subStats     //   Call this script between qvd store and drop table commands to gather statistics for the qvd. 
     //   There must be a vStartTime and a vTable variable
     LETvEndTime = NOW();
LETvRecords = NoOfRows(‘$(vTable)’);
LETvFields  = NoOfFields(‘$(vTable)’);
LOAD * FROM$(StatisticsPath)(qvd)   WHERETableName <> ‘$(vTable)’;
JOIN (Statistics)
LOADDISTINCT ‘$(vTable)’ ASTableName, ‘$(vDivision)’ ASDivision, ‘$(vSource)’ asSource, DATE(NOW()) ASReloadedDate, ‘$(vStartTime)’ ASStartTime, ‘$(vEndTime)’ ASEndTime,
INTERVAL(NUM(‘$(vEndTime)’) – NUM(‘$(vStartTime)’),’hh:mm:ss’) ASDuration, $(vRecords)ASRecords, $(vFields)asFields
RESIDENT Statistics;
STORE Statistics INTO$(StatisticsPath)(qvd);
DROPTABLE Statistics;endsub 

Change the start time and table name each time we go to a new QVD

So now we go about the business of loading data from our data sources and creating QVDs.  The basic idea is that we will need to establish some variables at the beginning of each load and then run the subroutine at the end of each load.  Using this approach we can collect statistics for every QVD that gets created.  Start by adding this script to the top of each data loading section.  Note the vTable variable could also be used within your load statements to name your table.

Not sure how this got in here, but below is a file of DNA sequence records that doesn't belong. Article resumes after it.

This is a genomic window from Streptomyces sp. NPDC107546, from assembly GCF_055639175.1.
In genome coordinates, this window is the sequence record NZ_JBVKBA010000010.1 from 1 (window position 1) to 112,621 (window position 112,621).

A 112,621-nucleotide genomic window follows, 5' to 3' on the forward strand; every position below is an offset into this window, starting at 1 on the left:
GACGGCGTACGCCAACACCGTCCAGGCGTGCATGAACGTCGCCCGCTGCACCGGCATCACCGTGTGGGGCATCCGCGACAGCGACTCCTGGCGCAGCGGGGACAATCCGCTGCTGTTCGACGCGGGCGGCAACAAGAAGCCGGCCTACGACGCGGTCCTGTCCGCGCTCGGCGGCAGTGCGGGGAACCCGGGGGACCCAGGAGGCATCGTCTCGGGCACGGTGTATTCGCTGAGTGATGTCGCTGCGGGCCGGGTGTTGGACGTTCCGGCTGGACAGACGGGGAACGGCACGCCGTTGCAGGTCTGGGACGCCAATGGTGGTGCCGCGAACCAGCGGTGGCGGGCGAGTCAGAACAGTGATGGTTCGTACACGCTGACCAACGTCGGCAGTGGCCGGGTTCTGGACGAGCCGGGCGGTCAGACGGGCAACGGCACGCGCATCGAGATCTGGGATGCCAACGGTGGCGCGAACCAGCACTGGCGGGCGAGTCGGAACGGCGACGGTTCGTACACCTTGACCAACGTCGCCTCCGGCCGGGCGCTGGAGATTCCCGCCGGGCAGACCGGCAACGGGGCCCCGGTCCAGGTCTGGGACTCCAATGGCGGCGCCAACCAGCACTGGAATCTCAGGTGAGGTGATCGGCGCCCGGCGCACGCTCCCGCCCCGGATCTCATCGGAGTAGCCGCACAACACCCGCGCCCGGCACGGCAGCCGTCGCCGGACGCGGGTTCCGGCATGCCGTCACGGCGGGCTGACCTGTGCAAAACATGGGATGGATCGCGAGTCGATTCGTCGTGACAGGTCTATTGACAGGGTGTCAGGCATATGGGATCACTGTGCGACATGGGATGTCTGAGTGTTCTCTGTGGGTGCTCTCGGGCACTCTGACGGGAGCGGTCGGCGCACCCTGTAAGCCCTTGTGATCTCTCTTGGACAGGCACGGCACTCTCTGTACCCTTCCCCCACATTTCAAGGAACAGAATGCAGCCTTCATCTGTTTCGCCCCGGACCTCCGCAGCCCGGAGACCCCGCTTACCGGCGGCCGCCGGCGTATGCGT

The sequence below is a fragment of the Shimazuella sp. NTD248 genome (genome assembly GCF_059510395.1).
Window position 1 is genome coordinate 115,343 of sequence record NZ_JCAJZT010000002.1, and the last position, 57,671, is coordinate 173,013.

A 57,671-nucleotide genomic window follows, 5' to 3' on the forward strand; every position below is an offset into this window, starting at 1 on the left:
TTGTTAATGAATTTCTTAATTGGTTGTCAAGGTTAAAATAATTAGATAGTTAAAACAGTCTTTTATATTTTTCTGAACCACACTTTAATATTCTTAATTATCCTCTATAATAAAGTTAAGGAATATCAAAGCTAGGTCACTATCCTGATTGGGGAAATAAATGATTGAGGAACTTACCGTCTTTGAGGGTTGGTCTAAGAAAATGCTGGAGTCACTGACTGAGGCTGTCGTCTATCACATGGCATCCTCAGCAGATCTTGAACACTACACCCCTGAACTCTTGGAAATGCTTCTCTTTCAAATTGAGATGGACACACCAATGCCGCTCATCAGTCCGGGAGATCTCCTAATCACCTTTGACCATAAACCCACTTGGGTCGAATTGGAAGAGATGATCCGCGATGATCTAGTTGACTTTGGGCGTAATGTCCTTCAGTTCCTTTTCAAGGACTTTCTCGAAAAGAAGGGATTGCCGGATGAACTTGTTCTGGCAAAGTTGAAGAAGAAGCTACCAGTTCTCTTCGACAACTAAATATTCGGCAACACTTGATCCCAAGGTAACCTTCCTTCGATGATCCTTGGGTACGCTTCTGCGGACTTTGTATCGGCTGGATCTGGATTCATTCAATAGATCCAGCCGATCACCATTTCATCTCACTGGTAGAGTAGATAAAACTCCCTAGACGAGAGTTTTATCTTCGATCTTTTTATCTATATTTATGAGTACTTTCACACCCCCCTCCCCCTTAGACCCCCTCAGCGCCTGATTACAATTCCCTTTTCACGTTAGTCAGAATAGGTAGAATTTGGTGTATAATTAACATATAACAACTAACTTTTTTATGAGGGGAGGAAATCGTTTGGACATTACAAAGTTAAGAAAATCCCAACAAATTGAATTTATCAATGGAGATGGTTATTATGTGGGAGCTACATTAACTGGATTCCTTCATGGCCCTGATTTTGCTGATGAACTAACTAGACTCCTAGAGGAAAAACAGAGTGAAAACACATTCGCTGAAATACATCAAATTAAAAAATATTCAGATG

//   Append this script to the start of each qvd creation.
LETvStartTime = NOW();
SETvTable = ‘ETL_Sales_Header’; 

Call the subroutine

Finally, we can call the statistics subroutine that will record our ending variables and append the QVD.  This simple code will run the routine we created in the second step.

//   call subroutine to gather statistics for the qvd.

Place this code after we store each data QVD.  One thing to note is that you should wait to drop the data QVD until after this subroutine runs or simply drop them all at the end of your script.


Result Data had a good article discussing this subject as well.

If you want some guidance on using QVDs in our Qlik architecture, you might read this article.

There are many ways we can simplify the data we are collecting or expand the data.  Hopefully this structure is clear and economical enough for you to adjust to your needs.  The example I provided is simply what I use to complete this task and I tweak the code depending on the situation.

As always, I hope you find this valuable.  Please let me know what you think.  And if you accomplish QVD metadata collection differently or can improve upon this, please participate in the discussion.

4 comments… add one
  • Reply Aaron Couron June 30, 2014, 1:44 pm

    This comment has been removed by the author.

  • Reply Aaron Couron June 30, 2014, 1:45 pm

    BTW, Richard Pearce also has a great take on this concept over at QlikCentral http://qlikcentral.com/2014/03/25/audit-logging/

  • Reply Darpan August 8, 2014, 7:31 am


    The above mentioned steps where not working. I tweeked the steps to make it work.
    I removed the join logic and added Concatenate logic. Qlikview will concatenate 2 tables if they are exactly identical in structure. I used this capability to concatenate the stats recorded to the Stats QVD and then overwriting the QVD.

    1. Create a new audit QVD. add a dummy record to it.
    2. Call the audit QVD in sub routine. Now add your stats below it and load it into same QVD
    3. Delete the dummy record at last